According to the information of a local informant of the German study group in the Caucasus, Panchenko had an encounter in the late 80s in Kabardino-Balkaria.  The informant could not remember the exact year, but he insisted that it was during the soviet time.  According to him Panchenko had at that time gotten the information that Almasty regularly searched the dump of the Balkarian village Bylym, in the middle part of the Baksan valley, for food at night. In Bylym lived at that time one of Koffmann's most important local informants in the Elbrus district, the Balkarian Khusejnaev, who died in the 90s. The information is said to have came from him. The dump, which exist also today, is situated on a slope, directly on the northern edge of the village.  At night Panchenko hid himself in an earth hole on the upper edge of this dump.  In the following night, he observed two Almasty, who were probably searching for food in the dump below him.  They left the area, and one of the Almasty went up the slope and passed Panchenko’s hiding place about 2-3 meters away from him.  It seemed he didn’t notice the observer.  Panchenko said that he felt fear.  The informant couldn’t share any more details. At present, it is not known if this encounter took place in the same dump mentioned by Koffmann in Archeologia in 1995.

 1   Zhukov, Andrej. 2005. Kramatorsk people on search of "Snowman". Tekhnopolis 31(681) August 4 (in Russian)
   See also: Ukrainian newspaper reported on an expedition in the Caucasus in 2005
 2   Tumenko, Vladimir. 2008. An expedition with a Kramatorsk membe went searching for the "Snowman". Vostochny Project, June 20 (in Russian)
 3    Beloborodov, Andrej. 2008.The Snow people love wine, steal salt and wear human clothes! (Foto report). Vostochny Project, September 4  (in Russian)
 4    Makarov, Vadim. 2002. Atlas of the Snowman. Moscow: Sputnik, p. 43 (in Russian)
 5    Panchenko, Gregory. 2002. Catalogue of Monsters. Moscow: Olma Press, p.181  (in Russian) 

 6    Tkachenko, Julia. 2008. A Donezk scientist helps the English with the search for the Snowman. Komsomol’skaja Pravda. June 23 (in Russian)
 7    Panchenko, Gregory. 2005. Eine Expedition in den Kaukasus 2005 - Auf der Suche nach dem Schneemenschen. Pterodactylus  24,25/ III+IV, p. 53 
 8    Almasty bones examined in Paris?
 9    Russian TV documentary about life and work of Dr. Marie-Jeanne Koffmann
10   Batokov, Alibek. 2008. He will search for Almasty. Adyge Psal'e 123/21.281 (in Circassian)
11   British scientist hunt living cavemen in Russian mountains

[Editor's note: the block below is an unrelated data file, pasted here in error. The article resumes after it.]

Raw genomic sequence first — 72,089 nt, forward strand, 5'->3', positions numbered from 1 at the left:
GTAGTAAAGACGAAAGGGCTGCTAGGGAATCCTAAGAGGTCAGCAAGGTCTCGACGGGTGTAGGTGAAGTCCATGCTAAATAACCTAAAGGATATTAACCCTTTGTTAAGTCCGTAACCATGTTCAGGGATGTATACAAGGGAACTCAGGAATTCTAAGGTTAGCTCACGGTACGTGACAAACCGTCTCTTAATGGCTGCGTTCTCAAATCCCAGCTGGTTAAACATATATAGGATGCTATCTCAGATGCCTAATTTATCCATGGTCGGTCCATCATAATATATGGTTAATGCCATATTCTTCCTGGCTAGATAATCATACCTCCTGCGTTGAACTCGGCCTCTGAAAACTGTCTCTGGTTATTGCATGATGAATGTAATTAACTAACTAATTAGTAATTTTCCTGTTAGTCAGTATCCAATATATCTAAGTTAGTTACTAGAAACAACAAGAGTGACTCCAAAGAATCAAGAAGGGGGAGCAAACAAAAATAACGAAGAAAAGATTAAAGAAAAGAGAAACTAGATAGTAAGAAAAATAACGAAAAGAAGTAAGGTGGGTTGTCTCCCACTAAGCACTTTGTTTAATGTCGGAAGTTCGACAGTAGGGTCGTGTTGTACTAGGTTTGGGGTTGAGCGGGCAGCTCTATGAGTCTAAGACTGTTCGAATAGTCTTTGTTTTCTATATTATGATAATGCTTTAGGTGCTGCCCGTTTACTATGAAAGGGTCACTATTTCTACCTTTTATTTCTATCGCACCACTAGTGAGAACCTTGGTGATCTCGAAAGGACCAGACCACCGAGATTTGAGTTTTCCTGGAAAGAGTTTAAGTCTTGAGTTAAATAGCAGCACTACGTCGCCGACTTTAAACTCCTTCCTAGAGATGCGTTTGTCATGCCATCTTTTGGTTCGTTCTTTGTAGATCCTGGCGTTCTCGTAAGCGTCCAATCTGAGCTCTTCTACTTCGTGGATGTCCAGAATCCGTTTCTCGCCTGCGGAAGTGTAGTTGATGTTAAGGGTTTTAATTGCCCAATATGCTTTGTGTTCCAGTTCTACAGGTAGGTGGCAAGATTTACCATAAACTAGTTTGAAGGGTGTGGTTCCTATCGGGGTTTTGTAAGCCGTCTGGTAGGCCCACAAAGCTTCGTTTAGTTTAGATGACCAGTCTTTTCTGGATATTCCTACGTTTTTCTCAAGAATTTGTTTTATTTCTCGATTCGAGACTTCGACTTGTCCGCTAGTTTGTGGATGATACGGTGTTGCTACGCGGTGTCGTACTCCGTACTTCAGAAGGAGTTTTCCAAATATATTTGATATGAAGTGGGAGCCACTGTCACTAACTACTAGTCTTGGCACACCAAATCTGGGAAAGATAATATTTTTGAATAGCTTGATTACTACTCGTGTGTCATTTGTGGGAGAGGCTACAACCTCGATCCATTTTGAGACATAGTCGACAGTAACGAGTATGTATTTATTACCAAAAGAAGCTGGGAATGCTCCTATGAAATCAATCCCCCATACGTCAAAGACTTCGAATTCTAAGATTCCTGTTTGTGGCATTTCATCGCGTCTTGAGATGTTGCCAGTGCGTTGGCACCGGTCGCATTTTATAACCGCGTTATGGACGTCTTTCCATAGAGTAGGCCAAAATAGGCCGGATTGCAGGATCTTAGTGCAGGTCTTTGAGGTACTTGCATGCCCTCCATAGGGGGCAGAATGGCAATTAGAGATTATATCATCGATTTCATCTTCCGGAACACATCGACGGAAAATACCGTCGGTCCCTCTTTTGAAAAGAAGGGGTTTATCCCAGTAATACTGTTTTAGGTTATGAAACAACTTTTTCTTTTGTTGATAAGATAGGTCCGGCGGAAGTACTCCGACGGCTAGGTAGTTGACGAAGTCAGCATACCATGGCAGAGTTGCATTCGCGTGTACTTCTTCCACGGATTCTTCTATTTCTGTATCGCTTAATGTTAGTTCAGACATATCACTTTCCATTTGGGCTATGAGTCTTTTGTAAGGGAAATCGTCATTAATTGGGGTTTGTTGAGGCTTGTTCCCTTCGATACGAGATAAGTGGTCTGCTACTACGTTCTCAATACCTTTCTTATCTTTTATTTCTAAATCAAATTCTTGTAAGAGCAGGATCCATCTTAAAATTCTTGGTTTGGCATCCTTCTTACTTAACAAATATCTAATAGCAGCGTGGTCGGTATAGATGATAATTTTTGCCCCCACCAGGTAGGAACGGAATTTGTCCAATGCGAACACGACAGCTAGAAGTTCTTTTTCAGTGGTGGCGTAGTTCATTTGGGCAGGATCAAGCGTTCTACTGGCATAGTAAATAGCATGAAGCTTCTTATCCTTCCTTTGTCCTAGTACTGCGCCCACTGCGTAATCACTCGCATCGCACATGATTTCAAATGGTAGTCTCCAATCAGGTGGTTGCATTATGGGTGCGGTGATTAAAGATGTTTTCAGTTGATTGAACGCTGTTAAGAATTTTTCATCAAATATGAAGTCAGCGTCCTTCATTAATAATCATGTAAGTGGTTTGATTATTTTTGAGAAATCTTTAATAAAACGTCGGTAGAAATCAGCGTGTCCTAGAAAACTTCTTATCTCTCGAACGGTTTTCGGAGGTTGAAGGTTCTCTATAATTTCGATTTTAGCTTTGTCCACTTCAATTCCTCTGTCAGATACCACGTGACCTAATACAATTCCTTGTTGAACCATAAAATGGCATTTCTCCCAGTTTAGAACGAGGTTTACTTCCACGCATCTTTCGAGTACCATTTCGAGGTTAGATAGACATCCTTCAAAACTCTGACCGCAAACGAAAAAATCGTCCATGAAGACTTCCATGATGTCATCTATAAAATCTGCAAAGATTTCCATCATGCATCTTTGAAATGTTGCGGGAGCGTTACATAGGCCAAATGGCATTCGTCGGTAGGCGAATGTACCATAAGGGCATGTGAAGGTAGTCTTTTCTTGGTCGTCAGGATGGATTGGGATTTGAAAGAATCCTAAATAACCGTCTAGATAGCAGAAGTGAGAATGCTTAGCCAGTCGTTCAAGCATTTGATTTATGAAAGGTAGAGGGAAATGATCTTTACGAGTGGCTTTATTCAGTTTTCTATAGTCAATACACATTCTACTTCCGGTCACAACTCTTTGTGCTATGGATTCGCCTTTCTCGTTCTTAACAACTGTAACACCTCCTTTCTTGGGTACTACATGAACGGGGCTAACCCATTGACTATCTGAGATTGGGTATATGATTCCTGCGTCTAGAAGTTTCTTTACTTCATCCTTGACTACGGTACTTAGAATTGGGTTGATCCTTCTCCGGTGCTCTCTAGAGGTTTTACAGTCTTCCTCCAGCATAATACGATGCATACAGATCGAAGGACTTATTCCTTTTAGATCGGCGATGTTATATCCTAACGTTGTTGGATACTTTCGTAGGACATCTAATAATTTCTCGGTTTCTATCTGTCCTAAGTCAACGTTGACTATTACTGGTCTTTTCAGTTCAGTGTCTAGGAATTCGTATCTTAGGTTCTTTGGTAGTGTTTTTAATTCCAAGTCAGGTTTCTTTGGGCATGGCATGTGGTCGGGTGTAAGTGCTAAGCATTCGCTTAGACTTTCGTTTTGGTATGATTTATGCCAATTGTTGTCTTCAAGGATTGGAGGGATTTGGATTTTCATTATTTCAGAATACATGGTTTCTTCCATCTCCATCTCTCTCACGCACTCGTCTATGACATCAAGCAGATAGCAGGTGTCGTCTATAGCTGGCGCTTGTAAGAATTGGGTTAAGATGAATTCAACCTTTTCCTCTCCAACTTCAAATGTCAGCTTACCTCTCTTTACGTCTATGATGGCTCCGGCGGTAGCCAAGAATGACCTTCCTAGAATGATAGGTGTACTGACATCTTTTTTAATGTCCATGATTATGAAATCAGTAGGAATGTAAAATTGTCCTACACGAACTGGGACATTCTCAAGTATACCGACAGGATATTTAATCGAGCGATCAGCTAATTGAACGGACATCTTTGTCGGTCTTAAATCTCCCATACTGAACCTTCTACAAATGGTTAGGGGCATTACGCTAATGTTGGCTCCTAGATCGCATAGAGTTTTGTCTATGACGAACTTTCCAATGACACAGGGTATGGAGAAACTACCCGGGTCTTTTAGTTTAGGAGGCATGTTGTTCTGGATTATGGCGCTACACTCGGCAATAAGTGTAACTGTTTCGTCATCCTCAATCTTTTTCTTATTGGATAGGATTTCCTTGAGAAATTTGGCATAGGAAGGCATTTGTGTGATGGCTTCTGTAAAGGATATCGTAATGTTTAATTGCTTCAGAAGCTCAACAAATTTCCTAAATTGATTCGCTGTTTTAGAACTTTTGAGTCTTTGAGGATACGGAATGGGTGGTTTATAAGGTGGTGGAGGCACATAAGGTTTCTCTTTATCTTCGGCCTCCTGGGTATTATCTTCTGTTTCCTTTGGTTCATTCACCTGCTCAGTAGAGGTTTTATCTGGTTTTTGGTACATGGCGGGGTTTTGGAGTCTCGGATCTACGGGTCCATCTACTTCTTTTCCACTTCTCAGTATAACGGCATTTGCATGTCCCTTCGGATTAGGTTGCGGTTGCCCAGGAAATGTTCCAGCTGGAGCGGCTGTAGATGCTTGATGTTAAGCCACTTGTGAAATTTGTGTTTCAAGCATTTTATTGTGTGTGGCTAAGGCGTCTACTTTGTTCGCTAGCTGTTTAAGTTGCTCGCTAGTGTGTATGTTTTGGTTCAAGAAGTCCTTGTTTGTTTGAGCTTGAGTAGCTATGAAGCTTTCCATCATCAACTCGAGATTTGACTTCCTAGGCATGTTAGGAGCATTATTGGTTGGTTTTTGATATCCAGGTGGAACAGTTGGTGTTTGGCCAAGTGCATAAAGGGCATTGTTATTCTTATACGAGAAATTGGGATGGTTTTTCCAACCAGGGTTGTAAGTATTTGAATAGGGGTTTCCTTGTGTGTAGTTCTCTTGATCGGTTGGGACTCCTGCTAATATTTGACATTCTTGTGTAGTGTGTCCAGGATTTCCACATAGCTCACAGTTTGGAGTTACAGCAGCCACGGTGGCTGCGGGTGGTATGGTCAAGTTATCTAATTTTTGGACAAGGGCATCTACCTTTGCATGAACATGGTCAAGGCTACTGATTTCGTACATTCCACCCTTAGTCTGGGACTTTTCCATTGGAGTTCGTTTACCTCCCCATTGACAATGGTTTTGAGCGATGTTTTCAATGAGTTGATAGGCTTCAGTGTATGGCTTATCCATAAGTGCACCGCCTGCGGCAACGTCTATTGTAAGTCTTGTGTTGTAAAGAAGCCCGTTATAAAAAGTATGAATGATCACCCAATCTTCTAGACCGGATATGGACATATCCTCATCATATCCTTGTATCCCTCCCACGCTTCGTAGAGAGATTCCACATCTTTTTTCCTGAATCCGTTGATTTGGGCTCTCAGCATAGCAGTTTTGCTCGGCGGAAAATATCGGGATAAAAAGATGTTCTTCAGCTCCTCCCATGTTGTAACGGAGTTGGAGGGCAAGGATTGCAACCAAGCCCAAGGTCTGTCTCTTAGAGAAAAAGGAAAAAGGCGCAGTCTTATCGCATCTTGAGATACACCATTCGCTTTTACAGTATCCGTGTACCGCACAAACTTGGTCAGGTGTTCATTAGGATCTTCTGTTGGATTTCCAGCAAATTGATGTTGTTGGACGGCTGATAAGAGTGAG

12   Freeman, Richard. 2008. The Russia Expedtition (Lecture in the UK)

13   Anonymous. 2008. Ukrainian found tracks and hair of the Snowman in Elbrus region. Komsomol'skaja Pravda (Ukraine edition), September 5 (in Russian)
14   Koffmann, Marie-Jeanne. 1995. Les hominoides reliques dans l’antiquite. Archeologia, 308, p. 60
15   Bayanov, Dmitri. 1996. In the footsteps of the Russian Snowman. Moscow: Crypto-Logos. p. 57-62

16   Panchenko, Gregory. 2007. The Russian Snowman. (Lecture in the UK)

April 10, 2009         

Two Russian Publications on an Expedition in the North Caucasus in 2008

From October 2008 until March 2009, Dr. Michael Trachtenherz published one article each from Gregory  Panchenko and Anatoly Sidorenko in his website, written in Russian.[1] These articles are currently deleted (Stand April 5, 2009).  The subject of both articles was the results of  their Caucasus expedition in summer 2008 in cooperation with a British research group. A translation and summary of the most significant parts of both articles follows.

Sidorenko’s article, A few words about an expedition, names the expedition’s work area as follows:  “The 2008 expedition for research of the so called  ´Snowman´, organized by the journal ´Ochevidnoe i Neveroadnoe´ [Obviously and Unbelievable] worked   in the traditional districts of research, in gorges … however,  as known for readers of the magazine, to namecall these  gorges is not desirable. [2] Shortly spoken, on the central part of the  mountain range, and in the high mountain zone of Prielbrusje.” Meant is the Elbrus region, Kabardino-Balkaria. Sidorenko writes, the field work was conducted according to the “Kharkov Method”.  This method was said to have been developed by Kharkov cryptozoologists.[3] It adheres to displaying bait in places where the Caucasus “Relic Hominoid” (“Almasty” - following the Kabardinian name for it) regularly appear and then observing it at night, among other actions. [4]